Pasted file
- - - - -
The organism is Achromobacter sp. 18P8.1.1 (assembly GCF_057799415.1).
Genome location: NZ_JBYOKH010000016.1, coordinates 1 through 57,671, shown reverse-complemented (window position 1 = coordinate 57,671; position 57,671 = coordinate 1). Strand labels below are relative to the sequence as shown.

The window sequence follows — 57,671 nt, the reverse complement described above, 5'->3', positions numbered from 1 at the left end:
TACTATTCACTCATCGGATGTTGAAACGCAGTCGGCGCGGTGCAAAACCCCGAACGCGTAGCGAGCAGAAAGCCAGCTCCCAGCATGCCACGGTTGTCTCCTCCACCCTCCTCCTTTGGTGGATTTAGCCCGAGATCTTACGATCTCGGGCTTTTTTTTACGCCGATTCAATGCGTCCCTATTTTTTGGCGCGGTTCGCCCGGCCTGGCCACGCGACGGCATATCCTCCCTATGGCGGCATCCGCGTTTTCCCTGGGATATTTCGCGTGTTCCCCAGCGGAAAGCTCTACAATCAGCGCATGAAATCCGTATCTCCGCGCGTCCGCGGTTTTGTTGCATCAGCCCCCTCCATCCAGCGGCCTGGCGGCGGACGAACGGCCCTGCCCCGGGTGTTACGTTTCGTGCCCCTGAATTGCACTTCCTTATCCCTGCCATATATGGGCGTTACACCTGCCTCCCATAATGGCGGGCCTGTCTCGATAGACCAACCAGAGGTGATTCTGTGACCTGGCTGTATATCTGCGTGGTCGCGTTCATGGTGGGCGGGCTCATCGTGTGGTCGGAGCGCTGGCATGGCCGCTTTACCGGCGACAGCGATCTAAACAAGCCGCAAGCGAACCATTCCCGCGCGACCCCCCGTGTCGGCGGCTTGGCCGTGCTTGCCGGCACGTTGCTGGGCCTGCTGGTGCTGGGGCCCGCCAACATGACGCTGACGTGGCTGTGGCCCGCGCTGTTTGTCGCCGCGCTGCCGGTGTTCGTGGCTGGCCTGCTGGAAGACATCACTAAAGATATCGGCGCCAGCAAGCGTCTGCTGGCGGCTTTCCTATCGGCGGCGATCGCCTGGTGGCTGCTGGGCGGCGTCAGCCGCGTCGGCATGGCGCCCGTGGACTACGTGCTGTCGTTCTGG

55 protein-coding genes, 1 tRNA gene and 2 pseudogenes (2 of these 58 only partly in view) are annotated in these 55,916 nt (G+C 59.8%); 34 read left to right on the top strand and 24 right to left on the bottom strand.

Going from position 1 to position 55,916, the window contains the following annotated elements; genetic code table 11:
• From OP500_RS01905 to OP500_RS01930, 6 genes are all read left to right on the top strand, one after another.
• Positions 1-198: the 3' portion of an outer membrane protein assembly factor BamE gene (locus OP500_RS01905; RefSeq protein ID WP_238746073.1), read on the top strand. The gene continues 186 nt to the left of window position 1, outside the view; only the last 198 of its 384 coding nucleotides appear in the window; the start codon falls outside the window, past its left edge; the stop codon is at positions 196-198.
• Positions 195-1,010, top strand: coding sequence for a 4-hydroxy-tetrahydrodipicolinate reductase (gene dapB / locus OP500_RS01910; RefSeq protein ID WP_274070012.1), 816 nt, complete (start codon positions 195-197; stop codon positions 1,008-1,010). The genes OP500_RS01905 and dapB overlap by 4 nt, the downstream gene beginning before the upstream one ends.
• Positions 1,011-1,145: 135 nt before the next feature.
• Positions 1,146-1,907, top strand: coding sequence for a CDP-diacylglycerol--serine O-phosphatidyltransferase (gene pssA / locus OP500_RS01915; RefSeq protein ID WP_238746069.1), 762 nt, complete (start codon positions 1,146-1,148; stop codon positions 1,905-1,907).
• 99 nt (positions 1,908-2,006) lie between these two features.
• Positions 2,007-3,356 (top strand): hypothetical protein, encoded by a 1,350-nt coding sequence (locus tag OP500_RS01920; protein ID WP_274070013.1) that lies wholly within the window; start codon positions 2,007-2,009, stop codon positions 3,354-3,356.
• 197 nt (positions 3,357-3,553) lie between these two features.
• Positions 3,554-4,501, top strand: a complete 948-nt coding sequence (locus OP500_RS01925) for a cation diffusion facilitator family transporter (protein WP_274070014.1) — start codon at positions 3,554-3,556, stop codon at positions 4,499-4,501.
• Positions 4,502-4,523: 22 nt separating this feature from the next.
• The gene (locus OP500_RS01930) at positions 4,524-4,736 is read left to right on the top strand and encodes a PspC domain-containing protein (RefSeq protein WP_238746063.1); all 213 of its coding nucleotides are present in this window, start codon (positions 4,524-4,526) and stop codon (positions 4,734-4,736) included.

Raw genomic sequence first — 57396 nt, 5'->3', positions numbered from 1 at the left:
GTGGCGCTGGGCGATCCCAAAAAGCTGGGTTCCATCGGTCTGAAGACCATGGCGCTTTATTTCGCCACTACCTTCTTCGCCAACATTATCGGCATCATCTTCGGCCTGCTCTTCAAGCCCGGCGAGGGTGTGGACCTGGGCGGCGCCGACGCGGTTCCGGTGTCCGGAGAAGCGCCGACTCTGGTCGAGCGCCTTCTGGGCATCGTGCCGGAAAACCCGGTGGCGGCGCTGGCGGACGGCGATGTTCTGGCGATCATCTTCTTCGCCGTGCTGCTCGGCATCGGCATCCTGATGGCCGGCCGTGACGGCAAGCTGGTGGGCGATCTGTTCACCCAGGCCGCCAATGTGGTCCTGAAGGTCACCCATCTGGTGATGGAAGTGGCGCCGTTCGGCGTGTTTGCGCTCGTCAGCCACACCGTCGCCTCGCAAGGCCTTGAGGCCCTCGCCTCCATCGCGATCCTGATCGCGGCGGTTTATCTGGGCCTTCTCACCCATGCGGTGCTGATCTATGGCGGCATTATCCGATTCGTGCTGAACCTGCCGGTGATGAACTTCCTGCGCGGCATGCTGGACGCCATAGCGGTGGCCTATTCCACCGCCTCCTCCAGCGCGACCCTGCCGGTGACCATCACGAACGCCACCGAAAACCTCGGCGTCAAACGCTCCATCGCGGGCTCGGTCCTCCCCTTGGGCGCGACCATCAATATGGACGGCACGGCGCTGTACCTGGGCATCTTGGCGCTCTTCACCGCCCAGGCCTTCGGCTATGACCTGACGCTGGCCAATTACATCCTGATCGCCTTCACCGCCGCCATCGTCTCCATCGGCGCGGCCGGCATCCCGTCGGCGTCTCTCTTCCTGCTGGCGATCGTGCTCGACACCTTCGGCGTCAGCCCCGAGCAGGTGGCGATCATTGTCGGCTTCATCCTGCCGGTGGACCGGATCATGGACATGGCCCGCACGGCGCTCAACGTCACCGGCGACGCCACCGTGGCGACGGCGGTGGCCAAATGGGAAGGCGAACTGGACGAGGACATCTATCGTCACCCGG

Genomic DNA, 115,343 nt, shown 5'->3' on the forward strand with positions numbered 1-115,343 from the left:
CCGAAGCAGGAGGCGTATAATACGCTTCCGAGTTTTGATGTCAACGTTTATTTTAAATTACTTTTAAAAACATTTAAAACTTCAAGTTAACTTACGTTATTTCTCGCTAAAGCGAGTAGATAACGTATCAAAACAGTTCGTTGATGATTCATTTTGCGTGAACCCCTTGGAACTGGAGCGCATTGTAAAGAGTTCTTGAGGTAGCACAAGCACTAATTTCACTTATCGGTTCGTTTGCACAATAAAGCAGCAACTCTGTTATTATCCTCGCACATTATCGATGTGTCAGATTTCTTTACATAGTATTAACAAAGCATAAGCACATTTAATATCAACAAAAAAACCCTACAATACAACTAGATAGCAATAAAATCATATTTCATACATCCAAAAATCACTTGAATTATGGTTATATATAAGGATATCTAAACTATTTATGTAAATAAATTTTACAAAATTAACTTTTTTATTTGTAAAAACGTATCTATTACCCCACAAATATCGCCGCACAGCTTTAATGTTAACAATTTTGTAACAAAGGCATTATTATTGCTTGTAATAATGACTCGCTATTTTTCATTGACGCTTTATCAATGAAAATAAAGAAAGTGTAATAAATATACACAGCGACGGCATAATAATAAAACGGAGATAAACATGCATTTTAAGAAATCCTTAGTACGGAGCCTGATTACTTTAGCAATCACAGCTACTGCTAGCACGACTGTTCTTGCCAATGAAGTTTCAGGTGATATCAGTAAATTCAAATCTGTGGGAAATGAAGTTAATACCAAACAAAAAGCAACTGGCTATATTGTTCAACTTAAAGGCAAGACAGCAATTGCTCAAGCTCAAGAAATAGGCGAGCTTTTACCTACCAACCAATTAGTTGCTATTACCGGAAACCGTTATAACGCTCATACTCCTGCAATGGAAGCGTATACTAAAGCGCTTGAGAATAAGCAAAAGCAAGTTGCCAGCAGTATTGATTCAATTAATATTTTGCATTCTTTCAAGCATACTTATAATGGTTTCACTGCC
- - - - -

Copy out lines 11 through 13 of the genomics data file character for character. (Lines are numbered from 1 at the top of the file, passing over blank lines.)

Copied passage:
• Positions 1,146-1,907, top strand: coding sequence for a CDP-diacylglycerol--serine O-phosphatidyltransferase (gene pssA / locus OP500_RS01915; RefSeq protein ID WP_238746069.1), 762 nt, complete (start codon positions 1,146-1,148; stop codon positions 1,905-1,907).
• 99 nt (positions 1,908-2,006) lie between these two features.
• Positions 2,007-3,356 (top strand): hypothetical protein, encoded by a 1,350-nt coding sequence (locus tag OP500_RS01920; protein ID WP_274070013.1) that lies wholly within the window; start codon positions 2,007-2,009, stop codon positions 3,354-3,356.